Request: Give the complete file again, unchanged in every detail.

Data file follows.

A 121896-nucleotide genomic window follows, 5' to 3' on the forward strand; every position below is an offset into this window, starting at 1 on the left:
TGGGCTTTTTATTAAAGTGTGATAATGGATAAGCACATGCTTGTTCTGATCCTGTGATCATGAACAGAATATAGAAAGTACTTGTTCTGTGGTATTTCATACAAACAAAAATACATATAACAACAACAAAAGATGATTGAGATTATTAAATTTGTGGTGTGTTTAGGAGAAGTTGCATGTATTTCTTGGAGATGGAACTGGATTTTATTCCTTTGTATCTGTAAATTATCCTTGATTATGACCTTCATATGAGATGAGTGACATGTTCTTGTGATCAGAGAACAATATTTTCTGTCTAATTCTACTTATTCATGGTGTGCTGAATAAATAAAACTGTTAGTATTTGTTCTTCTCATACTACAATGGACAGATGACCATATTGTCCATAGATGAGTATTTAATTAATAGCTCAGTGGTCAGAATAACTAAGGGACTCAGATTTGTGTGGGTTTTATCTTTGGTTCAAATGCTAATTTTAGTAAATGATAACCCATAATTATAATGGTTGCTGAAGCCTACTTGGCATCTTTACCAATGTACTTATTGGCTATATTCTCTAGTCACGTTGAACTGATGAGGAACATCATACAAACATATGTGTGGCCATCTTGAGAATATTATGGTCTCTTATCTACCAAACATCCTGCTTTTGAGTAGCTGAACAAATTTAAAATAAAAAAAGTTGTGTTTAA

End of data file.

A 121896-nucleotide genomic window follows, 5' to 3' on the forward strand; every position below is an offset into this window, starting at 1 on the left:
TGGGCTTTTTATTAAAGTGTGATAATGGATAAGCACATGCTTGTTCTGATCCTGTGATCATGAACAGAATATAGAAAGTACTTGTTCTGTGGTATTTCATACAAACAAAAATACATATAACAACAACAAAAGATGATTGAGATTATTAAATTTGTGGTGTGTTTAGGAGAAGTTGCATGTATTTCTTGGAGATGGAACTGGATTTTATTCCTTTGTATCTGTAAATTATCCTTGATTATGACCTTCATATGAGATGAGTGACATGTTCTTGTGATCAGAGAACAATATTTTCTGTCTAATTCTACTTATTCATGGTGTGCTGAATAAATAAAACTGTTAGTATTTGTTCTTCTCATACTACAATGGACAGATGACCATATTGTCCATAGATGAGTATTTAATTAATAGCTCAGTGGTCAGAATAACTAAGGGACTCAGATTTGTGTGGGTTTTATCTTTGGTTCAAATGCTAATTTTAGTAAATGATAACCCATAATTATAATGGTTGCTGAAGCCTACTTGGCATCTTTACCAATGTACTTATTGGCTATATTCTCTAGTCACGTTGAACTGATGAGGAACATCATACAAACATATGTGTGGCCATCTTGAGAATATTATGGTCTCTTATCTACCAAACATCCTGCTTTTGAGTAGCTGAACAAATTTAAAATAAAAAAAGTTGTGTTTAA